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Why do you buy and sell currency pairs in forex trading?

Why do you buy and sell currency pairs in forex trading?


Ask a trader who is the most influential central bank, and the answer should unequivocally be the Federal Reserve. Then, ask the same traders which central bank has the hardest job in setting policy, and you’ll most likely hear them say “the ECB” – They have to set policy for 19 different countries, where a one-size fits all model is fraught with challenges – all the while, the Eurozone is most exposed to the Ukraine conflict, has very high supply-side driven inflation and a looming energy crisis.

Forex trading is the simultaneous exchange of two distinct currencies.

When currencies are exchanged, they are “traded in pairs” through a broker or dealer. The value of one currency is expressed in relation to another. For example, the British pound and the Japanese yen (GBP/JPY) or the euro and the U.S. dollar (EUR/USD).

When you trade in the forex market, you buy or sell in currencies in pairs.

Think of each currency pair as being in a constant state of “tug of war,” with each currency being on a separate side of the rope.

The relative cost of two currencies from two distinct nations is known as an exchange rate. The exchange prices alter according to which currency is more powerful at that very moment.

The three types of currency pairs include:

The “majors

The “crosses

The “exotics

The U.S. dollar is always present in the major currency pairs.

The US dollar is not included in cross-currency pairs. Crosses that involve any of the major currencies are also known as” minors”.

One major currency and one currency from an emerging market make up exotic currency pairs (EM).

What is defined as “Major Currency Pairs?

The following currency pairs mentioned in the below chart are referred to as the “majors.” These are the most traded pairsbecause they all have the U.S. dollar (USD) on one side.

The majors have more frequent price movements than the crosses and exotics, which creates more trading opportunities.

The world’s most liquid markets are the majors. The level of activity that takes place in the financial market is known as “liquidity.”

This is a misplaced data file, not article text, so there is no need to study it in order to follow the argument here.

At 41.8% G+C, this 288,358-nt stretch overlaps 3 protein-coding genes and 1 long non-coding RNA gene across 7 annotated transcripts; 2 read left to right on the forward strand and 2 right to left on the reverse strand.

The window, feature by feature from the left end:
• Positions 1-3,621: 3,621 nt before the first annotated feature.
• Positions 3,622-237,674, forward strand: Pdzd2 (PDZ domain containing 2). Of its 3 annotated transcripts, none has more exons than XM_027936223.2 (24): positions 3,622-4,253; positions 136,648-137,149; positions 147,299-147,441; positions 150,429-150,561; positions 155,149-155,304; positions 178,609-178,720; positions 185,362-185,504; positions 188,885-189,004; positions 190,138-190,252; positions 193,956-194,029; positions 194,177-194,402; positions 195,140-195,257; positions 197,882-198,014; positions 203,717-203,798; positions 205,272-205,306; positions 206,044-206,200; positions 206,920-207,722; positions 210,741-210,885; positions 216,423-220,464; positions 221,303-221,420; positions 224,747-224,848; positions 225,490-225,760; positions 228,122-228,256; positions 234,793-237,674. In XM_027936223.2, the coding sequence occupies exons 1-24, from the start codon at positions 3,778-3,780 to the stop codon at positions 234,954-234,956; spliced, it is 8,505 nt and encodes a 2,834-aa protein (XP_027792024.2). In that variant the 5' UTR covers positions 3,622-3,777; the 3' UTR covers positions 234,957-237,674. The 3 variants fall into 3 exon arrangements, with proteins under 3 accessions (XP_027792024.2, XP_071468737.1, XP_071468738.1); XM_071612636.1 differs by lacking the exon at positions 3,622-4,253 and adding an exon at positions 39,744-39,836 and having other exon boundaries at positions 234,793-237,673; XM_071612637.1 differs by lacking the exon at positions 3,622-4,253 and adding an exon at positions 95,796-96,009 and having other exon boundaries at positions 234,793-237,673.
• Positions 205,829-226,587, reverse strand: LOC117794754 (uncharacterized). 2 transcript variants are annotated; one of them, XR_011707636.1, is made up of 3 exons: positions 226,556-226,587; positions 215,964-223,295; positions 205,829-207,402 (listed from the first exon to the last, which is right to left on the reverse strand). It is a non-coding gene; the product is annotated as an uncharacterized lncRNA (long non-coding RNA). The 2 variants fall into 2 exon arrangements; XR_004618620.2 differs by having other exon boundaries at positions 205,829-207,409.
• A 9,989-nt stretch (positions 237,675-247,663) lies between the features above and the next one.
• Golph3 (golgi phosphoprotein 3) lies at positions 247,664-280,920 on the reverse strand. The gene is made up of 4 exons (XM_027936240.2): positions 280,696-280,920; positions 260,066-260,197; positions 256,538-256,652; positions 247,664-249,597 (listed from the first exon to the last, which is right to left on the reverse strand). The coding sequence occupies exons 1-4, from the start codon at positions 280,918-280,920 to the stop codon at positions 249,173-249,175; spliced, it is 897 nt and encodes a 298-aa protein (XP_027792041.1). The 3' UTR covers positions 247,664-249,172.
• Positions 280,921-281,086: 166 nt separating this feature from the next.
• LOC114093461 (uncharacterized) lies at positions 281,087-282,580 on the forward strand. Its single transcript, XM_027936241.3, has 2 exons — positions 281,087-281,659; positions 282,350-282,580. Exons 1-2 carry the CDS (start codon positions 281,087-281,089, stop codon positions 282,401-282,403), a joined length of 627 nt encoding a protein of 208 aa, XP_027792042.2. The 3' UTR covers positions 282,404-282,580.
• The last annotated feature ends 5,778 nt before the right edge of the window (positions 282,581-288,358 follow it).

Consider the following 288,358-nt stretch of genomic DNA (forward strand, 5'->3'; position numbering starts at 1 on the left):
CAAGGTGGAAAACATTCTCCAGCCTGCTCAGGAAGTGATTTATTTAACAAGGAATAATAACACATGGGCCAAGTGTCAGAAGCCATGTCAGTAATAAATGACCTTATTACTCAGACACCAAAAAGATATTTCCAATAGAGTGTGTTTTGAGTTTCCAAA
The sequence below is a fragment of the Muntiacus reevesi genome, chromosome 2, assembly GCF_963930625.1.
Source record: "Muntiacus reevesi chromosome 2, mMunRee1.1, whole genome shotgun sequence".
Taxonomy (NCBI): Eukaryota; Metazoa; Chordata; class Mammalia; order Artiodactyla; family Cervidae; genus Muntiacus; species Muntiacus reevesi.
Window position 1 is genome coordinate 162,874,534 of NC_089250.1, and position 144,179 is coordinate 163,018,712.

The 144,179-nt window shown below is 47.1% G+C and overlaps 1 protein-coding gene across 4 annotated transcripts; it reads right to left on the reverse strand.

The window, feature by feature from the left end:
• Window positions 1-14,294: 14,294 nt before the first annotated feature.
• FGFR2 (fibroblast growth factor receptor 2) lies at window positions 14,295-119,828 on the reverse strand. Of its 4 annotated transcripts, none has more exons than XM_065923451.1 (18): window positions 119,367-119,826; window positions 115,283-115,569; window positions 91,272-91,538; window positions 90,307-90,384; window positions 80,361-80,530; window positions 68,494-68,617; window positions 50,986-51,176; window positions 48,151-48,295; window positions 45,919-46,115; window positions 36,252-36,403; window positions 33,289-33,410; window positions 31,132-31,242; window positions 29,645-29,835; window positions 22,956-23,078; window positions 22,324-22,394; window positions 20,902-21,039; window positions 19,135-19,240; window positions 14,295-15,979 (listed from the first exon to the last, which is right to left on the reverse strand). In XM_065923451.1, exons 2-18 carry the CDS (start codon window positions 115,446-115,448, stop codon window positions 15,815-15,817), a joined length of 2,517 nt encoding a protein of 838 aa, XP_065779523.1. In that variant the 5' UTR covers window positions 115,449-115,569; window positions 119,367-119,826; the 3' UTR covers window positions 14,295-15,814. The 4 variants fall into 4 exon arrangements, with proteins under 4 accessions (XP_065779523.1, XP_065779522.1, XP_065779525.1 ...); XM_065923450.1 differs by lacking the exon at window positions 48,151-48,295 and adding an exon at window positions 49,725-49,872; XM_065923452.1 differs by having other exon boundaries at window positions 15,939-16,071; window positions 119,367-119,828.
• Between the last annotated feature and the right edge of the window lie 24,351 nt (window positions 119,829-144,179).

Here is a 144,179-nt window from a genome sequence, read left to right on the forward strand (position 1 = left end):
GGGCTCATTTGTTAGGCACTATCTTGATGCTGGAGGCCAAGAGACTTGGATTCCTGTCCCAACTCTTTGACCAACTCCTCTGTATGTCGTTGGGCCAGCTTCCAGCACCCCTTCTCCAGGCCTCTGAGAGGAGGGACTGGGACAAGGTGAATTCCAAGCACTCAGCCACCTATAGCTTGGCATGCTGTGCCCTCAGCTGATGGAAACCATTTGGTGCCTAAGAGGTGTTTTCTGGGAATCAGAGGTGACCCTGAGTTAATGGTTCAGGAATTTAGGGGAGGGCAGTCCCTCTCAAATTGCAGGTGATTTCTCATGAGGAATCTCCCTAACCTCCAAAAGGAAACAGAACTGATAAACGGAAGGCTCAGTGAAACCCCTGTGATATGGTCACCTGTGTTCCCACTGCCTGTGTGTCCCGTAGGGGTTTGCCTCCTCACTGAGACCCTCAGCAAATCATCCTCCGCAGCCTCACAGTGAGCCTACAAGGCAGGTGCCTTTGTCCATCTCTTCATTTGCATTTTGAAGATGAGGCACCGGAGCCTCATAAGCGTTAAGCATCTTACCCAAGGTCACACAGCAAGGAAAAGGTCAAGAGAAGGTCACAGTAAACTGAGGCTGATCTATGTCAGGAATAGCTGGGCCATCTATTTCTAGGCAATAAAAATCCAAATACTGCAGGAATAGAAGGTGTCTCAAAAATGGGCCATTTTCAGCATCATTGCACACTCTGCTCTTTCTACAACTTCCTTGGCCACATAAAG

In forex, it depends on how many traders are actively buying and selling a certain currency pair, as well as how much is being exchanged. The more frequently something is traded, the higher its liquidity.

In forex, it depends on how many traders are actively buying and selling a certain currency pair, as well as how much is being exchanged.

For example, more people opt to trade the EUR/USD currency pair than the AUD/USD currency pair. As a result, EUR/USD is more liquid than AUD/USD.

Currency PairCountriesFX Geek Speak
EUR/USDEuropean Union/United States“Euro Dollar”
USD/JPYUnited States/Japan“Dollar Yen”
GBP/USDUnited Kingdom/United States“Pound Dollar”
USD/CHFUnited States/Switzerland“Dollar Francs”
USD/CADUnited States/Canada“Dollar Loonie”
AUD/USDAustralia/ United States“Aussie Dollar”
NZD/USDNew Zealand/United States“Kiwi Dollar”

What is the difference between Major Cross-Currency Pairs or Minor Currency Pairs?

Cross-currency pairs, also referred to as “crosses,” are sets of currencies that do not include the U.S. dollar (USD).

Major crosses are also known as “minors.”

The crosses are still fairly liquid and continue to offer a variety of trading opportunities, although they are not traded as frequently as the majors.

The three most popular non-USD currencies, the EUR, JPY, and GBP, are the sources of the crosses that are most frequently traded.

The most actively traded crosses are derived from the three major non-USD currencies: EURJPY, and GBP.